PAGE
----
Six months from now we’ll be 8,000 kilometers south of the equator somewhere on the South Island of New Zealand. I imagine us gathered around a roaring campfire swapping tales with fellow cyclists. Sooner or later the talk will turn to routes.
“You guys biked all around Borneo? Wow! Must have been amazing.”
“Yeah, pretty amazing,” I’ll agree, launching into a lengthy description of Borneo’s many merits.
First of all, you’ve got the mist shrouded mountains of the Crocker range. Also known as the Spine of Sabah , this thickly-forested region culminates in Mount Kinabalu at a height of 4,095.2 m (13,436 ft).
“Yeah, it’s a real workout,” I’ll boast. “The climbs almost killed me, but gazing out over the peaks at sunrise….that –THAT–made it all worthwhile. Some of the best scenery in Southeast Asia.”
And the roads, you ask?
Awesome. Smooth as silk most of the time. Hardly any traffic. Feels like you’ve got the entire wild island to yourself.
Adventure? Sure, sure. Plenty of backroads to explore. Just choose a track and ramble off for a two-wheeled trek to a Dayak village.
What about getting close to nature?
In Borneo, my friend, you’re surrounded by it. We’re talking thick tropical jungle filled with brightly colored birds and exotic snakes, a place of fierce rivers and friendly orangutans.
How about the locals?
Some of the nicest people on the planet. Forget about checking into a hotel for the night. Just roll up to any church or school and you can be certain of a warm welcome and spot to spend the night. No hassles, no rip-offs, just a lot of friendly folks who seldom see tourists.
Give it six months and several thousand kilometers and that—I’m fairly certain—is the version of Borneo that will have taken hold in my consciousness.
But TODAY, ask me about biking Borneo and here’s what “reality” looks like.
“You guys are biking all around Borneo? Wow! Must be amazing.”
“Amazing? Yeah, right…perhaps for palm-oil plantation aficionados,” I’ll sneer, launching into a rant about the 1,001 reasons why Borneo is the least pleasant place on the planet for cycle touring.
“First of all,” I’ll groan, “the climbs almost gave me a coronary—we’re talking 10 %–14% even 16% grades. Imagine biking that kind of slope in 90% humidity with the sun radiating from above. Cycling Borneo SUCKS! The suffering is something like doing Bikram yoga in a sauna for eight hours straight.”
The Roads? Narrow, no shoulder and clogged with 18-wheelers carting away palm-oil and the last of the hardwood forests. We’re talking hundreds of close-calls with these behemoths each time we venture onto Borneo’s risky roads. As much fun as playing Russian roulette.
Adventure? On BORNEO? You’re kidding, right? I know, I now, the very name BORNEO brings to mind headhunters and deep dark forests shrouded in mystery. But times have changed since the British and Dutch set up trading ports back in the 1800’s. If you want adventure you’ll have to hook up with a guide and trek for days into the last vestiges of pristine rainforest. Most of the island has been chain-sawed away to make room for palm-oil plantations.
The view from the saddle will be that of a barren land consisting of vast blocks of palms. Miles and miles and miles of biological deserts. Almost total decimation on some parts of Borneo, all in the pursuit of palm oil. Give that a thought the next time you bite into a Kit Kat, scarf down some Pringles or pig out on a frozen pizza. Palm oil has worked its way into all types of processed foods, even some granola bars are laced with palm oil.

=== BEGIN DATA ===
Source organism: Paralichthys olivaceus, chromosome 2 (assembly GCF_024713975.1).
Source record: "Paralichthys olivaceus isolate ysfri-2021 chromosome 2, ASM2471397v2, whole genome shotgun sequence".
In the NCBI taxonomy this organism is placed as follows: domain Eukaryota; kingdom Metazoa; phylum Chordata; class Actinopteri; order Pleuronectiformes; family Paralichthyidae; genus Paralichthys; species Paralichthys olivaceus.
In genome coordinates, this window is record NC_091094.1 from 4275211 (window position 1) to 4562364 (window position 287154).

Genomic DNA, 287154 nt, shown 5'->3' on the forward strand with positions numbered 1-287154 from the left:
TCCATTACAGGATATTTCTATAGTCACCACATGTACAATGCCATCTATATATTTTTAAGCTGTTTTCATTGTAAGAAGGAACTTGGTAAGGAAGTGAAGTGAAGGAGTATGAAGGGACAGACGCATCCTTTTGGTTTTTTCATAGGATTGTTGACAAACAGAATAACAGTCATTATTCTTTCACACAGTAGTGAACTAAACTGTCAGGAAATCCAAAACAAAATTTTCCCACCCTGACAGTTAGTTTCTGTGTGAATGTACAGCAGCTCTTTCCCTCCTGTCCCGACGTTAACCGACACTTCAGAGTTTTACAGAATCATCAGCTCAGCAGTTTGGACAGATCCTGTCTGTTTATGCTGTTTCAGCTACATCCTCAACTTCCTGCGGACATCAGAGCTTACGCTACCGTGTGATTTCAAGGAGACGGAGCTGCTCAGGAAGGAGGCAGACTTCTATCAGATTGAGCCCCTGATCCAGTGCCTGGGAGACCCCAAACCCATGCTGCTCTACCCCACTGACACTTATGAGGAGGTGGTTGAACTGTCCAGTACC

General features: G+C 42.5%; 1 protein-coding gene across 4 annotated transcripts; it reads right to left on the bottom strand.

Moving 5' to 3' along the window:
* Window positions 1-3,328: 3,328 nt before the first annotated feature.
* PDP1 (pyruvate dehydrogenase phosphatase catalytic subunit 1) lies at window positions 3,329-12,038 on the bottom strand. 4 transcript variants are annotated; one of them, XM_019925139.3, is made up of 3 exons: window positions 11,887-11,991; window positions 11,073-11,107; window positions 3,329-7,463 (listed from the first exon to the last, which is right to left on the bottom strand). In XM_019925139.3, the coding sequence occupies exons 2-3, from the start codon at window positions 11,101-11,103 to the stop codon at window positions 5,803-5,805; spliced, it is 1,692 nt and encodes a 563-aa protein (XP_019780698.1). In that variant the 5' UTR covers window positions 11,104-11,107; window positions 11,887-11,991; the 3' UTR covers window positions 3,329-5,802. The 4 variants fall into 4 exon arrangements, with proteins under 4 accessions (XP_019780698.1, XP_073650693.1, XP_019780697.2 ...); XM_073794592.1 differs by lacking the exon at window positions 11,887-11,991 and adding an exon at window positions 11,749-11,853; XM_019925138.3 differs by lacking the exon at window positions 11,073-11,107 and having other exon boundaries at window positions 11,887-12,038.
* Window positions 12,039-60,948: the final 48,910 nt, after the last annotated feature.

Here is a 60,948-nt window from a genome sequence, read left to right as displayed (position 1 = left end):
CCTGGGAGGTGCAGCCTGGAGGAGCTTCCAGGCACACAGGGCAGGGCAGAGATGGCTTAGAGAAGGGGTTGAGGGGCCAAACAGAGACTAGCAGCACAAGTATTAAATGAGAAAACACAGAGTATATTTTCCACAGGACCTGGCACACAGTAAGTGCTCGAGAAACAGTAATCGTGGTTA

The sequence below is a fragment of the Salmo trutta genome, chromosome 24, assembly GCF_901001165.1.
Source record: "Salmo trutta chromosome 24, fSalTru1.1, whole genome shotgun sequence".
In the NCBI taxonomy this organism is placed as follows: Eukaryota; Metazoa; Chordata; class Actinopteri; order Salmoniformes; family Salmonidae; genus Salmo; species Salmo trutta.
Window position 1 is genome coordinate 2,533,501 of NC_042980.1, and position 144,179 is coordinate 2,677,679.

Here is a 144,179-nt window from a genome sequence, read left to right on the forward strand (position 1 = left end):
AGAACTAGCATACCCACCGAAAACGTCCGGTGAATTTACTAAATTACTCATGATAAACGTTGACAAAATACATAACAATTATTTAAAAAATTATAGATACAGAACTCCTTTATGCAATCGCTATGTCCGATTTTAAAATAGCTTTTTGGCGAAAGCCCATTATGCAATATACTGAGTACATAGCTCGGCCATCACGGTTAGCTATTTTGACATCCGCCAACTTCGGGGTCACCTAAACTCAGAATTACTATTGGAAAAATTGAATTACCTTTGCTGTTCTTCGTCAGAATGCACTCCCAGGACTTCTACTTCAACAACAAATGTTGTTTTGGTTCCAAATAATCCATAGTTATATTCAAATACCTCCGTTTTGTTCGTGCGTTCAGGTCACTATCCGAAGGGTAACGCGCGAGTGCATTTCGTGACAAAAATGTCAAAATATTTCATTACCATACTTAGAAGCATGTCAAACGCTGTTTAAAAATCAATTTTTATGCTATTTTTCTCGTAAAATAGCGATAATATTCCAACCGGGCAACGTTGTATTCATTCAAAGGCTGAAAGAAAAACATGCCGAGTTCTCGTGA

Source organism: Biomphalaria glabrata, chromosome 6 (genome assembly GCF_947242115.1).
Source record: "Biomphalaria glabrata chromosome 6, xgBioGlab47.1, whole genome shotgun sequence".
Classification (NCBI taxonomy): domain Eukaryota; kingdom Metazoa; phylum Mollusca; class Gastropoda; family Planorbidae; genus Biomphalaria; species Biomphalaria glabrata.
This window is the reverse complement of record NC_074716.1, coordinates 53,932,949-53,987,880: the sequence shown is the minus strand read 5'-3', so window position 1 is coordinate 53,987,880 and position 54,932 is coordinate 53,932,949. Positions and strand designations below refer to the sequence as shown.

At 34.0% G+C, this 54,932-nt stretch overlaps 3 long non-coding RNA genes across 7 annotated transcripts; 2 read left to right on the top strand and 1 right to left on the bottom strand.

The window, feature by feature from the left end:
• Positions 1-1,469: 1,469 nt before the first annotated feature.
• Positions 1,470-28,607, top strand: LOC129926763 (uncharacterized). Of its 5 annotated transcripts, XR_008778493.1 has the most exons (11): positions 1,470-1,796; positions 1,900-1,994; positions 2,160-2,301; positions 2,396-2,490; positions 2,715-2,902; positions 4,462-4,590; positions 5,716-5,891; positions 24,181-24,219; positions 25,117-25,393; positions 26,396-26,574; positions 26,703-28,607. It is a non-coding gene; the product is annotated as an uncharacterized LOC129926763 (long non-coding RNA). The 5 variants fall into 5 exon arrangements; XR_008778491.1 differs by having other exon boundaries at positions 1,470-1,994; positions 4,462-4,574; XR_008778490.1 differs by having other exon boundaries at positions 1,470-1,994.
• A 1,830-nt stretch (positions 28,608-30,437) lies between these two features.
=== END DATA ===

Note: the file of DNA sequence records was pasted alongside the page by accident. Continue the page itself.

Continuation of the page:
As for nature—palm oil plantations (as far as I can tell) are not a natural environment for any living creature apart from laborers shipped in from poorer neighboring countries(think Indonesians and Filipinos). Orangutans and other indigenous species now squeeze into various protected areas and reserves. Unless road kill qualifies as wildlife, you’re not going to see much fauna while biking Borneo.
That brings us to the locals. No need–in this case–for amnesia to kick in. Whether it’s the friendly pastor at the Methodist church in Lahad Datu who offers a spare room for the night, the locals in Kota Kinabatangan who lead us to a neighborhood house under renovation which we can call home for the night or the obliging police officers in Ngabang who put us up at the station for the night, the Borneans are hospitable almost to a fault.
So there it is. One island. Two realities. And a clear-cut case supporting the need for collective amnesia.
Without the fine effects of outright forgetting, glossing over and editing the past, we’d all curl up in front of the TV after our first encounter with headwinds, killer hills, maniacal traffic or thousands of miles of palm oil plantations.
We’d never recover from the agony of almost getting blown away while pedaling across Patagonia, the suffering induced by those long stretches of nothingness through the Sahara and the Gobi and we’d surely never get over the lung- scorching, thigh-wrenching torture of climbing the highlands of Guatemala, Ethiopia or Borneo.
Looking back, I remember Patagonia as a place of turquoise lakes and pristine beauty. The Sahara, I recall, had a magical element to it, enormous dunes and star-filled skies that went on forever. The only memory I conjure up from those climbs in Ethiopia and Guatemala, is the elation that swept over me as I summited the hill and swooped down below.
Amnesia: a cyclist’s best friend.